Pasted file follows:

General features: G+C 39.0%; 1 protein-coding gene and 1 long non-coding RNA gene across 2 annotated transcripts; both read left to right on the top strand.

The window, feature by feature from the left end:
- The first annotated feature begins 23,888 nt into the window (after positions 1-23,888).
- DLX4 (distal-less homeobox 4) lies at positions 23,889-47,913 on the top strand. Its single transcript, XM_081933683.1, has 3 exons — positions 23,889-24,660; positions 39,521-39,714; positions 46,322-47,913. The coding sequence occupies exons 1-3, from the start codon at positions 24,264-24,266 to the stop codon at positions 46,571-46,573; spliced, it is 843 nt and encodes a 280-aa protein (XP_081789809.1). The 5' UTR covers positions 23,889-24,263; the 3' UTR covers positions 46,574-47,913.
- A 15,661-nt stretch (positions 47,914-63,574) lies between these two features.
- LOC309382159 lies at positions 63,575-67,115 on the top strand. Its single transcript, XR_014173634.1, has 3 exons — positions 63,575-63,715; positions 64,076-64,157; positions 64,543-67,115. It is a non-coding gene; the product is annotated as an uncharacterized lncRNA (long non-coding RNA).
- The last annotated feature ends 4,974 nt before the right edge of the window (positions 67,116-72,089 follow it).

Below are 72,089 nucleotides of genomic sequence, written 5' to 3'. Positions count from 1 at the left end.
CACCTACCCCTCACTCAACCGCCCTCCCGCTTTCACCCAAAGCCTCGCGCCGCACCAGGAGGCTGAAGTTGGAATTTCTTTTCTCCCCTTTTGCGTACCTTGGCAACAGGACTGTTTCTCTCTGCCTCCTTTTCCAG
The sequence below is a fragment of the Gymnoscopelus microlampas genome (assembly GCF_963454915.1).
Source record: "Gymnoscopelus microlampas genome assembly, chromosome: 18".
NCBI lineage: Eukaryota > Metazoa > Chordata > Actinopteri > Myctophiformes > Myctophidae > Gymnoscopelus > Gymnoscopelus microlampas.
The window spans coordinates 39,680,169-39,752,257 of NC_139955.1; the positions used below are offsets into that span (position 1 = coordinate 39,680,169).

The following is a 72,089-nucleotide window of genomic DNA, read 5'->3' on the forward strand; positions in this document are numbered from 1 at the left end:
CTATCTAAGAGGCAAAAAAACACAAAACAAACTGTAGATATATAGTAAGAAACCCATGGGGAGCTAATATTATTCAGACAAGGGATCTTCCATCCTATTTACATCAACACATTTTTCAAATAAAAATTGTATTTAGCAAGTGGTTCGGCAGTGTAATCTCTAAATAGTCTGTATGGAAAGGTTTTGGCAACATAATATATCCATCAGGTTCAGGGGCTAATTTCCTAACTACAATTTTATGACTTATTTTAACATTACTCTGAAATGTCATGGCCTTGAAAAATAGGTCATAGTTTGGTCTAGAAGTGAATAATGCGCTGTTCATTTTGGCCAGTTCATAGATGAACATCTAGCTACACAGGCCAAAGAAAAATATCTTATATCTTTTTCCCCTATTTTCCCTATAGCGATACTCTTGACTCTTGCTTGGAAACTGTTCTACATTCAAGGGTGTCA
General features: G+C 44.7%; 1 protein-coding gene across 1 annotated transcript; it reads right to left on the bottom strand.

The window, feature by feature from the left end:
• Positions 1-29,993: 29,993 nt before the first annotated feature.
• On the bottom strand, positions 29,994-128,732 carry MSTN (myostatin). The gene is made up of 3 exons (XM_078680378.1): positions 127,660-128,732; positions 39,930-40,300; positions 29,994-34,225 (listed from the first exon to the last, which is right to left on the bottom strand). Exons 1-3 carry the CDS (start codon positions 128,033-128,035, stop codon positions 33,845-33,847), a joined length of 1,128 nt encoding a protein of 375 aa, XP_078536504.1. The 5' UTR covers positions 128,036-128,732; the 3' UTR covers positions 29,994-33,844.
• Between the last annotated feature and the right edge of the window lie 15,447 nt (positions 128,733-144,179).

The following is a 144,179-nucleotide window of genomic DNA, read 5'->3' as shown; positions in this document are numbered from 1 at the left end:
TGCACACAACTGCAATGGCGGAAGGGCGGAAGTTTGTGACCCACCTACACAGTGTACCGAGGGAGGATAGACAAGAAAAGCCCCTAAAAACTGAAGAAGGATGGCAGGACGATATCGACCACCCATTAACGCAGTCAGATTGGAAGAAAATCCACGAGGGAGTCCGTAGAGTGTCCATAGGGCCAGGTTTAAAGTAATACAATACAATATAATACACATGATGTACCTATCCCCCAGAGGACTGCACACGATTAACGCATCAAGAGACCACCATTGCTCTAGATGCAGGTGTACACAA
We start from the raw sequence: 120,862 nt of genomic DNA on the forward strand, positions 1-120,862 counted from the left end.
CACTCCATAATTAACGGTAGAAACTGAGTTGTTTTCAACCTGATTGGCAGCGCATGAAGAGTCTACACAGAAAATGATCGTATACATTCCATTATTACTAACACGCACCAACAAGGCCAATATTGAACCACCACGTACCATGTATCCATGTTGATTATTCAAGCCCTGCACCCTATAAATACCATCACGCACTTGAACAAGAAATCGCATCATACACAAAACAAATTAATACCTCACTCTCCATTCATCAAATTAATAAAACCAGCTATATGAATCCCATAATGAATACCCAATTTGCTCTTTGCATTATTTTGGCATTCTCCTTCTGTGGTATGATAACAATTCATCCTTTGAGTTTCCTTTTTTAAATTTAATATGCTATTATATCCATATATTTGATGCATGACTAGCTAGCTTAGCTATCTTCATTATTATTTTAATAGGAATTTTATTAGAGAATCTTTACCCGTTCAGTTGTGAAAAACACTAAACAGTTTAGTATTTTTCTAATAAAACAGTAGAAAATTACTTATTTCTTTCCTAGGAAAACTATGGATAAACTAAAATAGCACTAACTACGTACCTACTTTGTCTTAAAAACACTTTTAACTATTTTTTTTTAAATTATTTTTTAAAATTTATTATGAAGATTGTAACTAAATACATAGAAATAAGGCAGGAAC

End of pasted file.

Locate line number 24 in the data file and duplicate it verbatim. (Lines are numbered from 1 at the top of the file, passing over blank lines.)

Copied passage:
CACTCCATAATTAACGGTAGAAACTGAGTTGTTTTCAACCTGATTGGCAGCGCATGAAGAGTCTACACAGAAAATGATCGTATACATTCCATTATTACTAACACGCACCAACAAGGCCAATATTGAACCACCACGTACCATGTATCCATGTTGATTATTCAAGCCCTGCACCCTATAAATACCATCACGCACTTGAACAAGAAATCGCATCATACACAAAACAAATTAATACCTCACTCTCCATTCATCAAATTAATAAAACCAGCTATATGAATCCCATAATGAATACCCAATTTGCTCTTTGCATTATTTTGGCATTCTCCTTCTGTGGTATGATAACAATTCATCCTTTGAGTTTCCTTTTTTAAATTTAATATGCTATTATATCCATATATTTGATGCATGACTAGCTAGCTTAGCTATCTTCATTATTATTTTAATAGGAATTTTATTAGAGAATCTTTACCCGTTCAGTTGTGAAAAACACTAAACAGTTTAGTATTTTTCTAATAAAACAGTAGAAAATTACTTATTTCTTTCCTAGGAAAACTATGGATAAACTAAAATAGCACTAACTACGTACCTACTTTGTCTTAAAAACACTTTTAACTATTTTTTTTTAAATTATTTTTTAAAATTTATTATGAAGATTGTAACTAAATACATAGAAATAAGGCAGGAAC